*4.
Mr. Westley also contends that, at the time of the Board’s decision, he was an individual
with certain handicaps that, among other things, affected his ability to communicate in writing and
understand or follow instructions. He maintains that these handicaps contributed to his filing the
wrong form and that by refusing to hear his claim on that basis, the Board impermissibly prevented
him from participating in the appeal process due to his disability. See 38 C.F.R. § 15.130(b)(3)(ii)
(2021) (“The agency may not, directly or . . . through other arrangements, utilize criteria or
methods of administration the purpose or effect of which would . . . defeat or substantially impair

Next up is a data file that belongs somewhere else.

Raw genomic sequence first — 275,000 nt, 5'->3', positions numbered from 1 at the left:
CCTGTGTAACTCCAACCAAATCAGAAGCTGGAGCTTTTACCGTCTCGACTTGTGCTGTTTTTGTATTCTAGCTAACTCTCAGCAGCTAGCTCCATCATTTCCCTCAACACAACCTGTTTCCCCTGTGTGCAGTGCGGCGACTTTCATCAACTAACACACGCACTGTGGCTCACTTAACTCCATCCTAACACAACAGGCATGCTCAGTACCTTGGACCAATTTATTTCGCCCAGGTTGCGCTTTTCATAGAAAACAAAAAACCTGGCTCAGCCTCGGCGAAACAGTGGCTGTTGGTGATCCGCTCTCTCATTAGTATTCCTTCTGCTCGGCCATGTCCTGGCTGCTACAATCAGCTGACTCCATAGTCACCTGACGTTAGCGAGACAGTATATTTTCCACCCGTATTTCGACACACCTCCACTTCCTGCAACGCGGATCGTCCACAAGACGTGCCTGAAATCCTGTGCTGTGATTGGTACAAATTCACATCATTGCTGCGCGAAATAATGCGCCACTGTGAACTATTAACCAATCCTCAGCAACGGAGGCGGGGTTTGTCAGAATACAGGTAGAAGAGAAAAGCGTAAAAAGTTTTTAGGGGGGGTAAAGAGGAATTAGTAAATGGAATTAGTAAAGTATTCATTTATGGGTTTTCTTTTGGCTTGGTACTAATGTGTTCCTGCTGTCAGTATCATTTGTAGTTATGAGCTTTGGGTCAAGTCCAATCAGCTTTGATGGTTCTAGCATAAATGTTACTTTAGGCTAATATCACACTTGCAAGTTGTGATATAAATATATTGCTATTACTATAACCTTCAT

accomplishment of the objectives of a program or activity with respect to individuals with
handicaps.”). However, because the Court has already determined that remand is appropriate and
that the Board has jurisdiction to hear the veteran’s case, the Court need not address the merits of
this argument. On remand, the veteran remains free to raise this issue as well as explain why the
Board should waive any applicable claims-processing rules.
One final note: the RO never issued an SOC after Mr. Westley filed his NOD. Thus, if the
Board accepts his legacy appeal, it has an obligation to ensure that the RO complies with its duty
to issue an SOC regarding entitlement to TDIU. See 38 C.F.R. §§ 19.26 (2021), 19.29 (2021),
19.30 (2021) (stating that, once a claimant files an NOD, the RO must reexamine the claim and
issue an SOC).
III. CONCLUSION
For the foregoing reasons, the Court REVERSES the Board’s finding that it lacks
jurisdiction over Mr. Westley’s appeal, VACATES the February 6, 2020, Board decision, and
REMANDS the matter for further adjudication consistent with this opinion.
DATED: October 29, 2021
Copies to:
Zachary M. Stolz, Esq.
VA General Counsel (027)